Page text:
Hey there, time traveller!
This article was published 16/9/2013 (1285 days ago), so information in it may no longer be current.
MIRABEL, Que. -- Bombardier's CSeries aircraft completed its maiden flight Monday in a successful test run of a new narrow-body airplane design that promises to support Canada's aerospace sector while challenging the dominance of two industry giants.
Nearly 3,000 employees, suppliers and invited guests cheered as the gleaming CS100 plane quietly lifted off the runway at Mirabel airport north of Montreal in sunny skies after early morning rain ended and heavy clouds dissipated. It landed about 21/2 hours later after flying across the Lower Laurentians and conducting a flypast.
The company's test pilot left the airplane waving and lauding the aircraft's performance.
"It flew very well," said Chuck Ellis.
"It's a bit of a clich©, but it really did fly pretty much like our predictions, like the simulators, the models that we have," he told a news conference.
Mike Arcamone, president of Bombardier commercial aviation, said the flight will help to convince potential customers of the aircraft's value. The company faces competition from Airbus and Boeing that are putting new engines on their popular planes to preserve their market share. Embraer is also updating its E2 family of jets.
"I think it will get even more competitive, as people have seen across the world that there is an aircraft and it's an aircraft that is fulfilling its mission, which is to be a game-changer in terms of the engine," he said. The Pratt & Whitney engine promises to be quieter and help deliver fuel cost savings.
Analyst Walter Spracklin of RBC Capital Markets believes the program cost is "trending towards" $3.9 billion, but shouldn't have a material effect on Bombardier's (TSX:BBD.B) liquidity.
Arcamone created confusion about the final program cost when he said several times during the news conference that Bombardier was working to keep it below US$4 billion.
Officials corrected the total, initially saying it remains US$3.4 billion, with Bombardier contributing US$2 billion and $1.4 billion coming from suppliers and various governments in Canada and abroad. They later said the US$3.9-billion figure was correct because of new IFRS accounting rules that include US$500 million of capitalized interest that is amortized upon delivery.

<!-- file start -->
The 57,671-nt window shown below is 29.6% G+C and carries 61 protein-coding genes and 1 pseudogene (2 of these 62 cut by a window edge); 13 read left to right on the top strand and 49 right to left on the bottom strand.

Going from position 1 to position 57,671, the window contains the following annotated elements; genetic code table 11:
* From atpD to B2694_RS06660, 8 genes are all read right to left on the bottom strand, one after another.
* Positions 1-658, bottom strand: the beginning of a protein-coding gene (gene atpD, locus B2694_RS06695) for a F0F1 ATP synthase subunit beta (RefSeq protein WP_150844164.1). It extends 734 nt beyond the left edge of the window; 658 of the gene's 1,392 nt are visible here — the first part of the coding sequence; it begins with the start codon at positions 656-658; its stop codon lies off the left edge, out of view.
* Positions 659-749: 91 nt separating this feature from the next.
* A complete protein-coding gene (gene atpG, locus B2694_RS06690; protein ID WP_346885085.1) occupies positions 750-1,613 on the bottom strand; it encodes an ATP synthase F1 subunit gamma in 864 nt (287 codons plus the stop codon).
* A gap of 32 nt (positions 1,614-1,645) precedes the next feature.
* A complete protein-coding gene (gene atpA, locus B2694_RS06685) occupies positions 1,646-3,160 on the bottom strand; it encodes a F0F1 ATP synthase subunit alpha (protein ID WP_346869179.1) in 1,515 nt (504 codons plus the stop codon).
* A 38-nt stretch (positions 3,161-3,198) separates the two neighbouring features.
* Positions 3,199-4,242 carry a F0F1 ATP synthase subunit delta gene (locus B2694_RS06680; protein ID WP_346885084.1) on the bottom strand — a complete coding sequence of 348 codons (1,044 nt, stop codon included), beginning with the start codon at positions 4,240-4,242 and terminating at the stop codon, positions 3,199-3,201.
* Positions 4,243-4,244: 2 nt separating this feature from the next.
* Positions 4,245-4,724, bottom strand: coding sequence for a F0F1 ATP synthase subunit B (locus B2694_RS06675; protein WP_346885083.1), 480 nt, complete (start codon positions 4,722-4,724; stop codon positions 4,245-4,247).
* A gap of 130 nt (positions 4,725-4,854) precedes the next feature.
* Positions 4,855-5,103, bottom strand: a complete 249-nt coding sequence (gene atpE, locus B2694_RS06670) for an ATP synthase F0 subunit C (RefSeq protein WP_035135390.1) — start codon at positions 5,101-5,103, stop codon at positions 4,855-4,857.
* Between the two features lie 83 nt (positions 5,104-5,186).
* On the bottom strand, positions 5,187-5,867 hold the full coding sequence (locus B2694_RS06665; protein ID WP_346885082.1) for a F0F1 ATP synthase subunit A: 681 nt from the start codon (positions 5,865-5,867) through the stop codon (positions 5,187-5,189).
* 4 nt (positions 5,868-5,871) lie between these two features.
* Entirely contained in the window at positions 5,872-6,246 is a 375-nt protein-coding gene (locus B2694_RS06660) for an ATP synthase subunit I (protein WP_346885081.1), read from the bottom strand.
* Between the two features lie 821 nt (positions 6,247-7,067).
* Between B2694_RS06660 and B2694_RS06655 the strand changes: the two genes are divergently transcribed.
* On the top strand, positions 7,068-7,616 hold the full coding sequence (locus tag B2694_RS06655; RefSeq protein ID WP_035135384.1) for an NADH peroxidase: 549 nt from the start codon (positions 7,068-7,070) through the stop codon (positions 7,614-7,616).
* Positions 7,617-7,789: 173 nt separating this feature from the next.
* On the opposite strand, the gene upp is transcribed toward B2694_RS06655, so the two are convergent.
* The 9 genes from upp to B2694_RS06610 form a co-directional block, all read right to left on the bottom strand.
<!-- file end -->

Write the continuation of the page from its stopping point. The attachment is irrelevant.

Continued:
Spracklin said the first flight will help Bombardier's share price while investors now focus on securing more orders. The company wants to have 300 firm orders from 20 to 30 customers by the time it enters service. That's up from 177 firm orders and 388 commitments to date.
Earlier, senior company executives hugged after the aircraft successfully took off nearly a decade after it was first introduced and following several delays. Company chairman Laurent Beaudoin and his son Pierre, the president and chief executive, said they were very pleased with the flight.
"It's very important for us and the aerospace industry," the elder Beaudoin said in an interview between hugs of congratulations and photos with employees.
Bombardier aerospace president Guy Hachey said the flight was very emotional for him. "My heartbeat was going quite fast and a lot of thoughts in my mind about how important this is and how long we've been working at this and how important it's going to be for the future of the company," he said.
He said the CSeries is the world's first new narrow-body design in 27 years. It's also the first major Canadian-designed aircraft since the Avro Arrow.
The first 110- to 125-seat CS100 is slated to enter into service in about a year, barring delays, which observers say are likely. Deliveries are expected to begin a few months later.
-- The Canadian Press